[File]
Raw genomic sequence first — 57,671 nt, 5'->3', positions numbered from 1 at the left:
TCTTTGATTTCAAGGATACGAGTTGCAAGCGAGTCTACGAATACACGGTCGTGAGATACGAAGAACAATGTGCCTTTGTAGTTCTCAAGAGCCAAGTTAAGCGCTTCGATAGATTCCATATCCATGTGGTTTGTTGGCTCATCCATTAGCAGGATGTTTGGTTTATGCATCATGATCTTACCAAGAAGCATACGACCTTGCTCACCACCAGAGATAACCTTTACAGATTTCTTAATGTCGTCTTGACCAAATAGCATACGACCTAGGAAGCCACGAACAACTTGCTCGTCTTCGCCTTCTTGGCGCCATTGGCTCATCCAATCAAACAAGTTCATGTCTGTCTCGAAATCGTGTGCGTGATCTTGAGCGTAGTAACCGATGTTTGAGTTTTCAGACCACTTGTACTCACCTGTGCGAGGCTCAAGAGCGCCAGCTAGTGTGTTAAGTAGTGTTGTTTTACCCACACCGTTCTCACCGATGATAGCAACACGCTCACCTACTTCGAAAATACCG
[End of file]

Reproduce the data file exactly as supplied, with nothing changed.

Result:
Raw genomic sequence first — 57,671 nt, 5'->3', positions numbered from 1 at the left:
TCTTTGATTTCAAGGATACGAGTTGCAAGCGAGTCTACGAATACACGGTCGTGAGATACGAAGAACAATGTGCCTTTGTAGTTCTCAAGAGCCAAGTTAAGCGCTTCGATAGATTCCATATCCATGTGGTTTGTTGGCTCATCCATTAGCAGGATGTTTGGTTTATGCATCATGATCTTACCAAGAAGCATACGACCTTGCTCACCACCAGAGATAACCTTTACAGATTTCTTAATGTCGTCTTGACCAAATAGCATACGACCTAGGAAGCCACGAACAACTTGCTCGTCTTCGCCTTCTTGGCGCCATTGGCTCATCCAATCAAACAAGTTCATGTCTGTCTCGAAATCGTGTGCGTGATCTTGAGCGTAGTAACCGATGTTTGAGTTTTCAGACCACTTGTACTCACCTGTGCGAGGCTCAAGAGCGCCAGCTAGTGTGTTAAGTAGTGTTGTTTTACCCACACCGTTCTCACCGATGATAGCAACACGCTCACCTACTTCGAAAATACCG